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Comment Re:I have no fear of AI, but fear AI weapons (Score 1) 280 280

Well there is robotic discrimination and not allowing robots unattended by a human. But let's say we get far enough with the skins we create to make robots indistinguishable from humans, there is always asimovs 3 laws preprogrammed into the robot requiring the technological knowledge to be higher.

But let's assume these are as easy to hack as a console, sure the technical limitation still brings the potential down but there would be a decent number of people who could pull that off. Definitely an organized crime syndicate of some sort, so we have these robots who look like humans, talk like humans, act like humans and imprisoning them doesn't scare them.

Question: How is this different than today? I guess more energetic and go getter mentality? Also we could wire in rfid broadcast chips to every robot and make them more trackable through different techs. But in the end someone who is highly technically skilled could get around this, just like today someone who is highly technically skilled could likely create there own version of this or, you know, an explosive device.

Comment Re:or... (Score 2) 363 363

Seriously, when was the last time you used Google maps? Not only the one on my mobile phone but the one on my desktop tries to give me first the quickest route (which usually involves hiways for long periods of time), second an optional route with no tolls, third several other route choices of different combinations. No seriously, they have had an "avoid tolls" check box on there site for the longest time.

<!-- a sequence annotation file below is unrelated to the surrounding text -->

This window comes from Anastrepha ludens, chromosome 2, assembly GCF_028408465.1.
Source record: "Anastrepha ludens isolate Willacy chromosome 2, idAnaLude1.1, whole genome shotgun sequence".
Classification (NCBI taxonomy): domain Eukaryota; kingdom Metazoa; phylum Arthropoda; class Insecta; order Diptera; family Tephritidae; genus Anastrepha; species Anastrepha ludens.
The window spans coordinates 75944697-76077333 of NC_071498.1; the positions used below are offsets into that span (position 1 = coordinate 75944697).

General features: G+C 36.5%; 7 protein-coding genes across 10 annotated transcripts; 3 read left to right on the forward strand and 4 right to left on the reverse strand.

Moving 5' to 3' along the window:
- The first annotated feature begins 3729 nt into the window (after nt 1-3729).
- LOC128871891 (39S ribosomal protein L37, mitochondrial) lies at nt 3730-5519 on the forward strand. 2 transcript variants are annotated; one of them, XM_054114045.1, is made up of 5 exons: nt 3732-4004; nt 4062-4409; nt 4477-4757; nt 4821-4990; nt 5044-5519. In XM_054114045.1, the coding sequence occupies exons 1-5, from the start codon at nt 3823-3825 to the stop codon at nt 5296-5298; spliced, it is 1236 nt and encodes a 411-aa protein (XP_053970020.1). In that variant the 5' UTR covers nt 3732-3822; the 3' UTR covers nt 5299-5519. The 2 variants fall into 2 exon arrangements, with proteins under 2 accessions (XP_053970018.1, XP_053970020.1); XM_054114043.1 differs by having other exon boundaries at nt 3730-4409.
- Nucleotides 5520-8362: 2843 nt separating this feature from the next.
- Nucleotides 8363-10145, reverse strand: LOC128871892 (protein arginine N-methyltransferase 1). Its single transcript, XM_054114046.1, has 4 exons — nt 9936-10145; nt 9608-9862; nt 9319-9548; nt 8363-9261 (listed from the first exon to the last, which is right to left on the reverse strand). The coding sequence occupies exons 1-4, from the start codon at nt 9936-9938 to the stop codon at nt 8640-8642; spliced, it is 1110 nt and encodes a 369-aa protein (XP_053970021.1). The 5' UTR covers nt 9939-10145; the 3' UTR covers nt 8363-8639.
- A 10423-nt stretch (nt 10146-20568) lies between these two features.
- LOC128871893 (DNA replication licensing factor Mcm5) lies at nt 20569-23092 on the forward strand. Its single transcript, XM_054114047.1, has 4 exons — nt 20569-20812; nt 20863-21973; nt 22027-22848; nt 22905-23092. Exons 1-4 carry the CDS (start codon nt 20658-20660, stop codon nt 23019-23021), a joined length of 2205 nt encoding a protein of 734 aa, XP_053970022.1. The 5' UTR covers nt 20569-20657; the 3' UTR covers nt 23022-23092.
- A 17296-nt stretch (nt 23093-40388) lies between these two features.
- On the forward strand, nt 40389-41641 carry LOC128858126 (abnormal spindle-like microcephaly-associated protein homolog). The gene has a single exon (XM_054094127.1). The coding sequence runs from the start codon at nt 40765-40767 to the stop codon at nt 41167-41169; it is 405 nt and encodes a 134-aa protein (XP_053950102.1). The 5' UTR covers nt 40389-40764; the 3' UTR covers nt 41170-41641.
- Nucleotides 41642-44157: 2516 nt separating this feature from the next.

Lastly, it tends to be faster than my garmin at recalculating (and more precise) but my garmin is like 6ish years old so that probably has little to do with them and far more to do with me failing to update my tech.

Comment Re:Cell phone WAP (Score 1) 267 267

It could, yes, it could also just get me disciplined, but that's up to HR and my direct manager... if I'm even detected. None the less, network administrators really do have a god complex if they think they can fire other people. All they can do is let the manager know and handle it (which is usually "dude, knock it off" and you knock it off).

But I'm also not doing anything heavier than standard web traffic and not going to really any sites that are truly offensive (but for some reason work finds facebook okay and cracked an evil bastard child). Mostly server maintenance or personal notes on my server. I am kinda a boring person in retrospect.

Comment Re: Like the nazi used to say (Score 1) 431 431

A couple of kids have, here is one

Admittedly not a nuclear bomb, just a reactor but none the less. I will agree to a certain extent acquiring knowledge does not in itself justify breaking the law. However, sometimes the pursuit of knowledge requires it. Ask Galileo. (Admittedly that is a false equivalency, but so was petty larceny to building a nuclear bomb).

Comment Re:Cell phone WAP (Score 2) 267 267

pshhhhh, ssh (or other protocol) tunneling on an unblocked port always worked for me...

The point is, you can't really stop an informed employee/network user from getting around your firewalls. Worst case scenario they just chain off the phone. The downside to this is you still need a firewall to block malware sites. Informed users can still end up on those so that is a potential vulnerability but non informed users have a much higher chance without some type of web blocker. So I'd say just keep a blacklist of known malware and open everything else up (or yeah sign in/log/tag time). But I'd definitely keep the malware sites blocked.